A few days ago I saw an article from the New York Times (high brow I know) about eye care in the developing world, in particular India. This section really struck me:
More than a billion people around the world need eyeglasses but don’t have them, researchers say, an affliction long overlooked on lists of public health priorities. Some estimates put that figure closer to 2.5 billion people. They include thousands of nearsighted Nigerian truck drivers who strain to see pedestrians darting across the road and middle-aged coffee farmers in Bolivia whose inability to see objects up close makes it hard to spot ripe beans for harvest.It seems such a simple thing but even according to the World Health Organisation up to 75% of blindness in the world could have been avoided. 60% of the the cases of blindness in 1996 were due to either cataract or refractive error. This could be prevented or cured with a simple 30 minute operation or a pair of glasses but isn't due to lack of care or money.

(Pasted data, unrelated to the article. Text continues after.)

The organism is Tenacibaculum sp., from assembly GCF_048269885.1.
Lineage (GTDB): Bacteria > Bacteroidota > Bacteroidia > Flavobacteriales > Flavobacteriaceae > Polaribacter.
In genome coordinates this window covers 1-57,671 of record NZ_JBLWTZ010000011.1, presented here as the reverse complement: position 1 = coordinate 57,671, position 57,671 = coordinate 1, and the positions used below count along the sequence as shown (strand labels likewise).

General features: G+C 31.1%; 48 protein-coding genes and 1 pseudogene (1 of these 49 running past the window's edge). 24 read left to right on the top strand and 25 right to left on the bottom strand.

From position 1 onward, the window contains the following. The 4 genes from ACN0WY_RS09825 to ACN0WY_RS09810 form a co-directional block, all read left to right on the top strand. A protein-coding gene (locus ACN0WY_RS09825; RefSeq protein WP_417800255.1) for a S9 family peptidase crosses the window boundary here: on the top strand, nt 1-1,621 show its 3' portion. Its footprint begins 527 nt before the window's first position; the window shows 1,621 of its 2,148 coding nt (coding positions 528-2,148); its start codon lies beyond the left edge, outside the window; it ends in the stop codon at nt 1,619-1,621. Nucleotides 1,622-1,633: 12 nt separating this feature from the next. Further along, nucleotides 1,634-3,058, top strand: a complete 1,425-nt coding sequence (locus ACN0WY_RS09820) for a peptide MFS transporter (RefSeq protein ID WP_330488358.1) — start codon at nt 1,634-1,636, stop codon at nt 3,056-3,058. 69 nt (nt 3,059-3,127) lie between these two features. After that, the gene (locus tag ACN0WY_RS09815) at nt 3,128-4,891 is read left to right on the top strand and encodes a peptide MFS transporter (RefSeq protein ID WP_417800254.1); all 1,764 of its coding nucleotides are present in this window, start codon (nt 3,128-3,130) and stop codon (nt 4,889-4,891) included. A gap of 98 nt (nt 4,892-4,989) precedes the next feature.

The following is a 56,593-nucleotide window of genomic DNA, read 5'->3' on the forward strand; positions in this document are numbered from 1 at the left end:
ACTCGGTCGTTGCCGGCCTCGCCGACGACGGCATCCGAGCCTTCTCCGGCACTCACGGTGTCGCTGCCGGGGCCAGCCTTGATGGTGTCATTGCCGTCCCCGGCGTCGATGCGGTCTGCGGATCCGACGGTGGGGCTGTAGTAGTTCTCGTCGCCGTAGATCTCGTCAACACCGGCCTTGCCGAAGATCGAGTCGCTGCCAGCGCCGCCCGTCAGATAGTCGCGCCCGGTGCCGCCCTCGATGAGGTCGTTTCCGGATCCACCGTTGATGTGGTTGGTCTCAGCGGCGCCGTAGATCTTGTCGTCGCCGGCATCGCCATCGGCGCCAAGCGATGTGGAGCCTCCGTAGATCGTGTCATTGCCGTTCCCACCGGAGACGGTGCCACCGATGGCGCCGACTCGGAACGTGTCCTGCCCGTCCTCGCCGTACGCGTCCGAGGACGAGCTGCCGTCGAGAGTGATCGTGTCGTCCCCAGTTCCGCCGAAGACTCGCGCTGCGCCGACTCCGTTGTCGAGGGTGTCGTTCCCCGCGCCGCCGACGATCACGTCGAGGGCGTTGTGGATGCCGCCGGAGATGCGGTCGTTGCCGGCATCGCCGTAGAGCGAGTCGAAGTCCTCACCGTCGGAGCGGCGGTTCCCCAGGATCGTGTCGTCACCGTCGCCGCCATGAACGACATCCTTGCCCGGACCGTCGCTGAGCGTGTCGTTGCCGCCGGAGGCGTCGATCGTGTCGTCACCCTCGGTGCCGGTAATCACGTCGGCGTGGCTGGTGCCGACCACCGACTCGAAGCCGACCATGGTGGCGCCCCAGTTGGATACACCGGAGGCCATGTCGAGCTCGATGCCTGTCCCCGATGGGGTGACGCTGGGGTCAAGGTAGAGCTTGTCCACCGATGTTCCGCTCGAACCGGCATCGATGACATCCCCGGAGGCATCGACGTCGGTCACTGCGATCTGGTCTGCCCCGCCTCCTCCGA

Even before I qualified I wanted to help give back to the world with my new skills, helping patients in the UK is great but with the exception of some emergency health appointments you are rarely making a significant difference to someone's life that they wouldn't be able to get elsewhere. Some of friends have helped out in Moldova, Romania, Uganda and elsewhere. For me the Caribbean has always had a special place in my heart, after I got married in Jamaica in 2006. Whilst there is some eye care available in the bigger towns and cities, if you have insurance, there is very little in rural parts with only 2 public health eye care providers for every 500,000 Jamaicans and no public health optometrists. 43% of Jamaicans have never seen or been treated for eye health problems in their lifetime! Because of this I am volunteering to help with Great Shape Inc on their iCare initiative in Jamaica this October. I will be doing some fundraising later on and will do my best to keep you updated on progress and what happens when I'm over there.